A Peculiar Synchronicity
You saw me, but you said nothing. You pretended not to look at me while I pretended not to look at you, but we could distinctly feel the prickling of each other’s awareness in the coffee-tinged air of the café. I was talking with someone, but I honestly couldn’t hear what she was saying above the whir of grinding coffee machines and you. In fact, in that moment, I’d forgotten who she was. Her face had turned indistinct and muffled as if it my eyes hadn’t decided what it should look like yet, and in the periphery of my vision, I watched you hunched over your laptop across the store, sitting pushed up against a wide window so that the sunlight threaded hazily through the light yellow hair that fell into your eyes and brushed your pale lashes like gentle rays of fire.
I think we both thought one of us would approach the other eventually, as if it were an inevitability, but we were stuck on the edge of proper acknowledgment, too reluctant and afraid to tumble over it, and we overestimated the existence of such driving forces like fate or destiny.
I wondered if you still had that habit of smelling new books, thumbing through the thin pages and inhaling the cardboard scent that wafted into the air. I wondered if you were still scared of butterflies, if you still woke up in the godforsaken early morning to watch the paperboy coming down the streets on his bike, if you still paused to hear the echoes of voices rattling back and forth across empty streets at nightfall, waiting for the sound of my footsteps treading on the pavement so we could walk home together with our elbows bumping and our lips sometimes touching as though by accident. I wondered if your eyes were still a luminous blue, like flecks chipped off an iceberg, because I felt that I had stripped them of that color when I left, since it felt like mine in a way, and you weren’t allowed to wear it without me.
The last time we spoke was the day we parted, but I couldn’t recall what it was we were talking about then. All I remembered was the two of us in a dim lit room with papery, clean-cut shadows thrown along the plaster walls and creeping below tabletops. The blinds to the only window were shuttered open, and we could see the seething nighttime darkness pressed up close against the glass panes like a warm, exhaled breath. Miscellaneous insects crashed into that window, attracted to the light inside, and they would knock their heads insistently against the hard surface three or four times before continuing on their way, beaten and dazed. I remembered the faint sight of leaves twitching in the grass outside, nervous, uncertain movements, fluttering into the air as though they were puppets brought alive and circling up and down in endless cycles of repetition as the wind took them twirling and spinning form the earth before they fell with the sudden dying of the breeze. I remembered only the impression of faded words crawling from our mouths, straggling out weary and limp as though the conversation itself had no meaning worth retaining within the repertoire of memory but it was rather the way we held it tenuously and tiredly between us that conveyed in volumes any semblance of resolution or substance.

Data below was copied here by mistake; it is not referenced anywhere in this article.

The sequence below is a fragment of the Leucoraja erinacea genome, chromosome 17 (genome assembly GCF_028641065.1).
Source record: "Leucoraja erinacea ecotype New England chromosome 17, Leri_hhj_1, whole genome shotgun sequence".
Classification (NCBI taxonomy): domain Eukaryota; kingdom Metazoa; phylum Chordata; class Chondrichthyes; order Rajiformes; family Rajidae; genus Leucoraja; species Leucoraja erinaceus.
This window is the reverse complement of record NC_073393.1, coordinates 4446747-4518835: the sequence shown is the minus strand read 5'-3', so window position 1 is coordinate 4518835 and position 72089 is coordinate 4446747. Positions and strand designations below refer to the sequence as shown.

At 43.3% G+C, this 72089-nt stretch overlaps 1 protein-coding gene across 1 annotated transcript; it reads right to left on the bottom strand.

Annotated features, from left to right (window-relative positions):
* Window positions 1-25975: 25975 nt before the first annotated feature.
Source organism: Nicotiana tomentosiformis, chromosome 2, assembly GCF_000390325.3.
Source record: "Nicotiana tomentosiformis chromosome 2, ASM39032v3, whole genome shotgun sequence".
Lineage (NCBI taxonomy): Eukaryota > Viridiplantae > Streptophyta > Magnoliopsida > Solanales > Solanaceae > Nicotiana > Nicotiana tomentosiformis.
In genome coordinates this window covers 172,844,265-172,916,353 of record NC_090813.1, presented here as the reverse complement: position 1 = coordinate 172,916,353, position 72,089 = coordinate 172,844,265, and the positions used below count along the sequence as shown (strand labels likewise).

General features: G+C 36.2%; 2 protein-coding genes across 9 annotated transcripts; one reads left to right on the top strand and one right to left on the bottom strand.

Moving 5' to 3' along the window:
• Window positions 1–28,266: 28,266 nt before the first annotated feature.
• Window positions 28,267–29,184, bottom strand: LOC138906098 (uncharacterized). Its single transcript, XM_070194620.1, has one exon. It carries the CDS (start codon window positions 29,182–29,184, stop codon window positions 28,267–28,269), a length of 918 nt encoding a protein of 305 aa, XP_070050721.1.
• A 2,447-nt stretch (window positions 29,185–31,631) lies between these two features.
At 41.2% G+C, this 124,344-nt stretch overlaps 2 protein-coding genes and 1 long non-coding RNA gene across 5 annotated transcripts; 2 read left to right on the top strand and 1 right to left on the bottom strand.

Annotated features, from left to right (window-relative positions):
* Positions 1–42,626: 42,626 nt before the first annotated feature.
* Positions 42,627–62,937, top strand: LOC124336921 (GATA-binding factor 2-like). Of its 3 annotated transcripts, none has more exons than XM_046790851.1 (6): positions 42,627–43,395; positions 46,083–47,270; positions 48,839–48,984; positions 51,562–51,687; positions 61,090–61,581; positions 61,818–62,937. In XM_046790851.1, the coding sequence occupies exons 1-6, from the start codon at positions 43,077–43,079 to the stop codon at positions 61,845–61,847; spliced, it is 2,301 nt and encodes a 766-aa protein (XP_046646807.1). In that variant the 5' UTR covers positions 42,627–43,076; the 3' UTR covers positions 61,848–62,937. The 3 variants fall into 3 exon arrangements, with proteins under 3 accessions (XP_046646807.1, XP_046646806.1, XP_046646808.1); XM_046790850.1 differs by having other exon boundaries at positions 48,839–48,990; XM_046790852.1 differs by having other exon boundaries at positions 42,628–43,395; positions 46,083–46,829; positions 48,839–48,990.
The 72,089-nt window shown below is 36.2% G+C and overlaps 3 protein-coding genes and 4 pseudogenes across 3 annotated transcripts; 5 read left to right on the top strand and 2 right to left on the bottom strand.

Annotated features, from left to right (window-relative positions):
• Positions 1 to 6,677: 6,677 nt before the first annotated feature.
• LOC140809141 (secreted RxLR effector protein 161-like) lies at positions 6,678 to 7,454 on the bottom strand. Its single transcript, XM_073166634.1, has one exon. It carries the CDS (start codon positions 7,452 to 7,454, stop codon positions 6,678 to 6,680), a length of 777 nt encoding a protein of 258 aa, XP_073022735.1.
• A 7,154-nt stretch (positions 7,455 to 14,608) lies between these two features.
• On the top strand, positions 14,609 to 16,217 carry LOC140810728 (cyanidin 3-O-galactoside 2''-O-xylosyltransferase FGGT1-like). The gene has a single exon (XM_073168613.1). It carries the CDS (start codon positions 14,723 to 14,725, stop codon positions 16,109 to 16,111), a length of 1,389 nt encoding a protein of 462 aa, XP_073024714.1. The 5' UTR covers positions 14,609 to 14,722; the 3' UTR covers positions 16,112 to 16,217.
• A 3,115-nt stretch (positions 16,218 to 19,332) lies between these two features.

It had been almost six months since then, and so we stayed together in that café for three hours, never outright watching each other, without so much as evincing a hint of awareness of the other person’s presence. But we could feel it, me and you, and it was almost as if that were enough.
I didn’t believe in the sometimes peculiar synchronicity of events that people sometimes stumbled upon in the course of their lives. It was all bullshit, of course, all that about contriving meaning from the plain fact of mere coincidence. Instead, people skimmed by one another, the dull edges of their existences scraping against the edges of another’s, pirouetting away blithely in divergent directions like errant ballerinas. And so it went.
And so I went. I was saying goodbye to my companion and rising from my seat and leaving leaving leaving. You finally glanced my way with your forehead crinkled and your mouth hanging half-open as if poised to say something. I waited for a sudden urging of fate, that invisible guiding hand, to carry my feet in your direction, and I thought you were waiting, too, but instead it carried me out the exit to the parking lot and into driver’s seat of my car. It was no use. We already resigned ourselves to this end.
Connie Guo is currently a rising senior at Seven Lakes High School, which is located in Katy, Texas. Her work has been accepted for publication at The Apprentice Writer, Menacing Hedge, and After the Pause.
Cover Photo: Antonio Prud’Hommmmme (https://www.flickr.com/photos/48602965@N03/)